A few weeks ago, the Indian government had banned 59 Chinese apps on the grounds that they were a threat to national security. The initial ban was triggered by a border conflict that took place between the two nations. Now, New Delhi has banned 47 more Chinese apps, which are all variations or clones of the previously banned 59.
“Although the decision is based on the fact the new apps are the clones of the previously banned apps, we believe that this signals a strong intent from the Indian government’s point of view on their stand about data security and privacy… This will surely open up a lot of discussion about other apps as well,” Tarun Pathak, associate director at Counterpoint Research, said to CNN. The banned apps include TikTok Lite, BIGO LIVE Lite, SHAREit Lite, Helo Lite, and so on.
The Indian government has also prepared a list of 250 Chinese apps that will soon be scrutinized as to whether they pose a threat to the country. These apps include a few that have ties to Alibaba. Popular game app PUBG is also on the list. After the ban, Indian apps have surged in popularity. Most of the Indian TikTok users have shifted to local alternatives like Mitron, Chingari, Roposo, and so on. The damage caused by the ban on the reputation of Chinese apps is severe.
Even if New Delhi were to relax rules on Chinese apps, Indian smartphone users will likely stay away due to the risk that they could be banned any time if bilateral relations were to worsen. Beijing is furious at India’s decision and has asked New Delhi to revoke the ban so that Chinese apps can do business in the country. It accused the Indian government of “deliberate interference.” Foreign Ministry spokesperson Zhao Lijian stated that Chinese companies abide by international and local laws and that the Indian government has the responsibility to uphold the rights of foreign investors, including those from China.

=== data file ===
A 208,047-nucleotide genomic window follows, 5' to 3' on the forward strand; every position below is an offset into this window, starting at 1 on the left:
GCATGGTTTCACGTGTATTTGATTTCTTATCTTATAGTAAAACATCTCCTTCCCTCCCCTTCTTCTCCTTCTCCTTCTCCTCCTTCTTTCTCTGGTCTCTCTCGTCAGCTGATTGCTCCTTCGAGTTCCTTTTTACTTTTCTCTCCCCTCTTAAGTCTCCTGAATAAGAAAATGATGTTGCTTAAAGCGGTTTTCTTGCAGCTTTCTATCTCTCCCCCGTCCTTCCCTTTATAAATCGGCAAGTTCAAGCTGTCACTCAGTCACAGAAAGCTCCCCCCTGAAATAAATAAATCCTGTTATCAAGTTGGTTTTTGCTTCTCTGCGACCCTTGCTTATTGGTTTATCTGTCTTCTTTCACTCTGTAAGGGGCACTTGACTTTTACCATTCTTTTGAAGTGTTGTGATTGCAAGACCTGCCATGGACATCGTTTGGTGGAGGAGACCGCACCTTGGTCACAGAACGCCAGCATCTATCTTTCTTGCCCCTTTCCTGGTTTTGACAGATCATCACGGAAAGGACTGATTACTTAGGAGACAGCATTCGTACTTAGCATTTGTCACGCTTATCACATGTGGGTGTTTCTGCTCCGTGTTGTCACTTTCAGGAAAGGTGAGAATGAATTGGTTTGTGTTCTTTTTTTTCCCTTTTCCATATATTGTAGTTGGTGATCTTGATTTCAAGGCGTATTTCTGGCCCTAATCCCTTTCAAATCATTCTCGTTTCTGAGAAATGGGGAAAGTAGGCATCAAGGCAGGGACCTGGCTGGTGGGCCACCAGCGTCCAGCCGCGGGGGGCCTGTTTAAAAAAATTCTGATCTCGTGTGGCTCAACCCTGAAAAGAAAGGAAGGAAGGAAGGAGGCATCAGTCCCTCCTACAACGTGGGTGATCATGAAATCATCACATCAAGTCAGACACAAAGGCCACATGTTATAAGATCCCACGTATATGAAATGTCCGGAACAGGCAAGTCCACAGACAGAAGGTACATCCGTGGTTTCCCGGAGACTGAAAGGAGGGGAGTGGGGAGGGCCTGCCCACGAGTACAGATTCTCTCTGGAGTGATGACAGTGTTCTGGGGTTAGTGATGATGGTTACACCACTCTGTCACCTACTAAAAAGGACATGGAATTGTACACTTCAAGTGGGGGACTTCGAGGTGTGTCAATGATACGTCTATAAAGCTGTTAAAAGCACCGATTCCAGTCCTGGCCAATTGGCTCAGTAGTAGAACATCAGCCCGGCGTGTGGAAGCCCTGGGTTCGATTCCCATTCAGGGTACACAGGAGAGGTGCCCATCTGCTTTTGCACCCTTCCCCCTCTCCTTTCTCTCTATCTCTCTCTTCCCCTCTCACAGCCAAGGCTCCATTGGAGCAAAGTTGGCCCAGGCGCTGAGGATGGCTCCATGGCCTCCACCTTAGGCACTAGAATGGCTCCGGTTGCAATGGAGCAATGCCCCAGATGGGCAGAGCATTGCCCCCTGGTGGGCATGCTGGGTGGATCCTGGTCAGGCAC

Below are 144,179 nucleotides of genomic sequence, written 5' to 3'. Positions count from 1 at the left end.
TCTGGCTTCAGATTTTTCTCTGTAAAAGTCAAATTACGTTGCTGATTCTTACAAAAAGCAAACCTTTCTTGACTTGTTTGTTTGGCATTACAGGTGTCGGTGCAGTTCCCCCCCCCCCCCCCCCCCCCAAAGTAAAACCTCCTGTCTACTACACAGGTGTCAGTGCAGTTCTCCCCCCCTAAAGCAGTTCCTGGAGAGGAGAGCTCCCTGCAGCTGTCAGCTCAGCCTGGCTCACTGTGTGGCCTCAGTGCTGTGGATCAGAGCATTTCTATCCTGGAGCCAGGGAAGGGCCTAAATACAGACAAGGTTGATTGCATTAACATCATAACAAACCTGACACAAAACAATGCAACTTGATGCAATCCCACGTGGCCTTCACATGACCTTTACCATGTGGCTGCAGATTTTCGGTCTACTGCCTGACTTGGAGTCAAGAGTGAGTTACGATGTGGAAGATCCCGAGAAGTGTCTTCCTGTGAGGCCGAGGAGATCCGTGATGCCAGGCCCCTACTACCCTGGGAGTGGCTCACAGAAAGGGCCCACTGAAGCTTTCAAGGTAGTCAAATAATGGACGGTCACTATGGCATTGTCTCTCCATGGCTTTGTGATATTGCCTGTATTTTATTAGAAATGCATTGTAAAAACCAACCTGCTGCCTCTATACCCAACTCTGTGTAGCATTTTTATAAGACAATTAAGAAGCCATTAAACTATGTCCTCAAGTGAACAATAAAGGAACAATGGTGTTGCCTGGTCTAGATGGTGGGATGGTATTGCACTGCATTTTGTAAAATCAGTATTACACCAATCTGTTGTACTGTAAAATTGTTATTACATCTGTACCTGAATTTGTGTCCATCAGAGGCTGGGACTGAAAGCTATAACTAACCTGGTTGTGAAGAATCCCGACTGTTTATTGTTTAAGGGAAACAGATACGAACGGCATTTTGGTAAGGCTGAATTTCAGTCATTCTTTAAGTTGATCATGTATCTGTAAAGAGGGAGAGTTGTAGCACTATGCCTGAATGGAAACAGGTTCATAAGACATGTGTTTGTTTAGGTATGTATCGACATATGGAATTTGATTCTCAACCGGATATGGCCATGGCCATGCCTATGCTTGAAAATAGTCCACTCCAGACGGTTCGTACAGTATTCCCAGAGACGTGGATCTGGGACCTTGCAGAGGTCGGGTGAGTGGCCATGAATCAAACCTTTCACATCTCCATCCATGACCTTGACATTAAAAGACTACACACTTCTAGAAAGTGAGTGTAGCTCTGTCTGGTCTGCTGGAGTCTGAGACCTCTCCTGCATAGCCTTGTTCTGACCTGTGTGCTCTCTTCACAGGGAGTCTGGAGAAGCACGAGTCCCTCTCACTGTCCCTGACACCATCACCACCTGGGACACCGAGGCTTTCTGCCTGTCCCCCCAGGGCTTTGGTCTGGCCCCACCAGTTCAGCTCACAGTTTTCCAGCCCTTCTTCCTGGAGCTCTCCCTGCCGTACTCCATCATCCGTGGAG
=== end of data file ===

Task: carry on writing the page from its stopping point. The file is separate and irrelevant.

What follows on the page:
However, this argument is problematic. Chinese laws require tech companies to hand over user data whenever the government demands. Since the privacy of users cannot be guaranteed, how are other nations expected to believe that personal data of its citizens will not be at risk? Clearly, this is not permissible. In fact, the demand for banning Chinese apps like TikTok is strengthening in the U.S. as well. A group of Republican Senators recently expressed concern that China might use TikTok to influence the upcoming U.S. elections.
India’s Department of Economic Affairs (DEA) has recommended that Chinese foreign direct investments (FDI) should be restricted to 25 percent. Tarun Bajaj, secretary DEA, noted that national security should be prioritized over all other interests. In April, the Indian government announced that investments from neighboring nations would need to seek prior approval.
At present, around 200 investment proposals from China are waiting for security clearance from the Ministry of Home Affairs. An official from the government revealed that many of these proposals are likely to be withdrawn due to the stringent conditions put forward by the Indian government. The new FDI norms are also aimed at preventing the opportunistic takeover of Indian companies amid the COVID-19 pandemic.